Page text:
Nate Parker Says He Has Nothing to Apologize for Regarding 1999 Rape Case: 'I Was Falsely Accused'
By Jennifer Drysdale
Nate Parker is opening up about his past.
The 36-year-old actor, who wrote, directed, and stars in the much buzzed-about The Birth of a Nation, sits down with Anderson Cooper in a new interview for 60 Minutes to discuss the upcoming film and the recent headlines surrounding his 1999 rape case.
Parker was acquitted in a 2001 trial after an 18-year-old female classmate at Penn State accused him and then-roommate Jean Celestin (who co-wrote The Birth of a Nation) of sexual assault. Celestin was initially found guilty, but his conviction was later overturned on appeal.
"Do you feel guilty about anything that happened that night?" Cooper asks Parker in a preview clip from the interview.
"I don't feel guilty," Parker simply states, before admitting that he does believe his actions were "morally wrong." "As a Christian man, just being in that situation, yeah, sure," he says. "I'm 36 years old right now, and my faith is very important to me. You know, just looking back through that lens, I definitely feel like it's not the lens that I had when I was 19 years old."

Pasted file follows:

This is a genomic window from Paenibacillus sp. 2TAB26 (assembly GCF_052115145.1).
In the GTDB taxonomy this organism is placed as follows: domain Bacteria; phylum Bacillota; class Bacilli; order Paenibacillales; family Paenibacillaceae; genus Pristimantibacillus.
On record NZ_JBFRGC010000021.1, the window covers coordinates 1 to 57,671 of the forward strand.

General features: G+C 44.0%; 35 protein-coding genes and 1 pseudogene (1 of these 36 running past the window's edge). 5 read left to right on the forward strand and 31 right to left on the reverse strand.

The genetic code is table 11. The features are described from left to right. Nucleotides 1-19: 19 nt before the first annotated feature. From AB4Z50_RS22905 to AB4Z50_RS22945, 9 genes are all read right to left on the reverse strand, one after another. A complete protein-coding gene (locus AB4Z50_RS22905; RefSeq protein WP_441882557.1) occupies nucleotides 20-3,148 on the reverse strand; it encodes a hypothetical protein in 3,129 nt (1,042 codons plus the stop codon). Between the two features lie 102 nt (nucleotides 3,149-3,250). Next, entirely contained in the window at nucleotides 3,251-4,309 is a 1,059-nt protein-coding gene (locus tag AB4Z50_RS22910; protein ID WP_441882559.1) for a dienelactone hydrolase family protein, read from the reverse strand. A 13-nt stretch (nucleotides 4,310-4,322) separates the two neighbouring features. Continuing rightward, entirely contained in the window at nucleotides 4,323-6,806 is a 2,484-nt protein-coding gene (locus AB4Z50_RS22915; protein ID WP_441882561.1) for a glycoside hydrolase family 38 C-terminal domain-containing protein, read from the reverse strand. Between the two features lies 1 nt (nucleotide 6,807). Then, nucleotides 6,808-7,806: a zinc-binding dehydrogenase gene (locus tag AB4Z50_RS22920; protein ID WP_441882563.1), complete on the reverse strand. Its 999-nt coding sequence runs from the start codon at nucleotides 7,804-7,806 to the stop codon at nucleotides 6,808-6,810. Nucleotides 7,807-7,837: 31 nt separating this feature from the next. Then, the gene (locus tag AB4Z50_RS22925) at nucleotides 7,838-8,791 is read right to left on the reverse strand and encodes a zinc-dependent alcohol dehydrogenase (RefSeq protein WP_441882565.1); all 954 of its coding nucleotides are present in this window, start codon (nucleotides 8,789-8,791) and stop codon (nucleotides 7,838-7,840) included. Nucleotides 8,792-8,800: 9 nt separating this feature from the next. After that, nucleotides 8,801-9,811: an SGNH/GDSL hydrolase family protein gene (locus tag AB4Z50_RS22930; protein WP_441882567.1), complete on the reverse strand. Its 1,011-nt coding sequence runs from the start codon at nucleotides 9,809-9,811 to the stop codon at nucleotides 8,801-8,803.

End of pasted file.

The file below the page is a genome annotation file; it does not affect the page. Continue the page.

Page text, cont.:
In 2012, 13 years after the allegations, Parker's accuser committed suicide. "I had no idea. I had absolutely no idea. I found out in the news," he tells Cooper. "I was devastated. It was shocking. I couldn't believe it."
Still, Parker asserts he has nothing to apologize for. "I was falsely accused… I went to court… I was vindicated," he says. "I feel terrible that this woman isn't here… her family had to deal with that, but as I sit here, an apology is -- no."
Meanwhile, Variety published on Thursday a guest column written by the accuser's sister, in which she details her sister's experience throughout the rape trial, and calls for the removal of the rape scene in The Birth of a Nation.
"As her sister, the thing that pains me most of all is that in retelling the story of the Nat Turner slave revolt, they invented a rape scene. The rape of Turner's wife is used as a reason to justify Turner's rebellion," she writes."This is fiction. I find it creepy and perverse that Parker and Celestin would put a fictional rape at the center of their film, and that Parker would portray himself as a hero avenging that rape."
"Given what happened to my sister, and how no one was held accountable for it, I find this invention self-serving and sinister, and I take it as a cruel insult to my sister's memory," she continues. "I think it's important for people to know Nat Turner's story. But people should know that Turner did not need rape to justify what he did. Parker and Celestin did not need to add that to Turner's story to make him more sympathetic."
Parker's 60 Minutes interview will air on Sunday, Oct. 2 on CBS.